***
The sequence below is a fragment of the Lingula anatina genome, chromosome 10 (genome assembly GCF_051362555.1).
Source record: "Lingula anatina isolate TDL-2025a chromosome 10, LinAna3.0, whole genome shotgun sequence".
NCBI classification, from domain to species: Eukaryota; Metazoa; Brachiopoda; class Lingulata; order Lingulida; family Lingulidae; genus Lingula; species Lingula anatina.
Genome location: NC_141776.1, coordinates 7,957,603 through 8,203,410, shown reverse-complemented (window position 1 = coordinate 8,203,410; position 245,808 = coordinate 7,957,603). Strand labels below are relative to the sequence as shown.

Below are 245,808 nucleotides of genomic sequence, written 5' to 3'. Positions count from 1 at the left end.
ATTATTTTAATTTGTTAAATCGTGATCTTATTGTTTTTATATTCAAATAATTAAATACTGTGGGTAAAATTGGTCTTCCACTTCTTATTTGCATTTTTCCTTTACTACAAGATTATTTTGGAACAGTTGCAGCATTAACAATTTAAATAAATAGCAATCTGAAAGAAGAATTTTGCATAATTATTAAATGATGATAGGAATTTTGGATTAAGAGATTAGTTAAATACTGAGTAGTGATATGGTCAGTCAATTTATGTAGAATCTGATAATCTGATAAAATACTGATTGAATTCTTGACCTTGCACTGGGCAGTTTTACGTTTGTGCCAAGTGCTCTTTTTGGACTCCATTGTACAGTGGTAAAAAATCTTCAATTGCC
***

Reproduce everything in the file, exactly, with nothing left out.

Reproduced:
The sequence below is a fragment of the Lingula anatina genome, chromosome 10 (genome assembly GCF_051362555.1).
Source record: "Lingula anatina isolate TDL-2025a chromosome 10, LinAna3.0, whole genome shotgun sequence".
NCBI classification, from domain to species: Eukaryota; Metazoa; Brachiopoda; class Lingulata; order Lingulida; family Lingulidae; genus Lingula; species Lingula anatina.
Genome location: NC_141776.1, coordinates 7,957,603 through 8,203,410, shown reverse-complemented (window position 1 = coordinate 8,203,410; position 245,808 = coordinate 7,957,603). Strand labels below are relative to the sequence as shown.

Below are 245,808 nucleotides of genomic sequence, written 5' to 3'. Positions count from 1 at the left end.
ATTATTTTAATTTGTTAAATCGTGATCTTATTGTTTTTATATTCAAATAATTAAATACTGTGGGTAAAATTGGTCTTCCACTTCTTATTTGCATTTTTCCTTTACTACAAGATTATTTTGGAACAGTTGCAGCATTAACAATTTAAATAAATAGCAATCTGAAAGAAGAATTTTGCATAATTATTAAATGATGATAGGAATTTTGGATTAAGAGATTAGTTAAATACTGAGTAGTGATATGGTCAGTCAATTTATGTAGAATCTGATAATCTGATAAAATACTGATTGAATTCTTGACCTTGCACTGGGCAGTTTTACGTTTGTGCCAAGTGCTCTTTTTGGACTCCATTGTACAGTGGTAAAAAATCTTCAATTGCC